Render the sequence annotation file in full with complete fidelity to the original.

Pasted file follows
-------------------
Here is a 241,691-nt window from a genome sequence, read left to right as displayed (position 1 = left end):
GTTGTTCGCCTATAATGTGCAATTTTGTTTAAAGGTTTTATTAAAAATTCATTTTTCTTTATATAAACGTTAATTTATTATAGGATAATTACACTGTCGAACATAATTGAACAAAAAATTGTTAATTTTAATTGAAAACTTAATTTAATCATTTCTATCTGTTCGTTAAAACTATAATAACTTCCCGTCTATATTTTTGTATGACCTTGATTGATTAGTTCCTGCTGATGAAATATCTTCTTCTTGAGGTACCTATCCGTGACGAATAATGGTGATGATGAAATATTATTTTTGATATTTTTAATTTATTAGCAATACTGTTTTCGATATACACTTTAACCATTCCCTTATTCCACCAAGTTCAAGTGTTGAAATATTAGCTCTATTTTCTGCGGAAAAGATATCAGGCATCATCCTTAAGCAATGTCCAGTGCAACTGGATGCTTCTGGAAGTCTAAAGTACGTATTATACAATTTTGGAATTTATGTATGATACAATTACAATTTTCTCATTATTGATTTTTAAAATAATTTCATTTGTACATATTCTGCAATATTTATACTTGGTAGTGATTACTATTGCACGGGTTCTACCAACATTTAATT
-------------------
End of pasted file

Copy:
Here is a 241,691-nt window from a genome sequence, read left to right as displayed (position 1 = left end):
GTTGTTCGCCTATAATGTGCAATTTTGTTTAAAGGTTTTATTAAAAATTCATTTTTCTTTATATAAACGTTAATTTATTATAGGATAATTACACTGTCGAACATAATTGAACAAAAAATTGTTAATTTTAATTGAAAACTTAATTTAATCATTTCTATCTGTTCGTTAAAACTATAATAACTTCCCGTCTATATTTTTGTATGACCTTGATTGATTAGTTCCTGCTGATGAAATATCTTCTTCTTGAGGTACCTATCCGTGACGAATAATGGTGATGATGAAATATTATTTTTGATATTTTTAATTTATTAGCAATACTGTTTTCGATATACACTTTAACCATTCCCTTATTCCACCAAGTTCAAGTGTTGAAATATTAGCTCTATTTTCTGCGGAAAAGATATCAGGCATCATCCTTAAGCAATGTCCAGTGCAACTGGATGCTTCTGGAAGTCTAAAGTACGTATTATACAATTTTGGAATTTATGTATGATACAATTACAATTTTCTCATTATTGATTTTTAAAATAATTTCATTTGTACATATTCTGCAATATTTATACTTGGTAGTGATTACTATTGCACGGGTTCTACCAACATTTAATT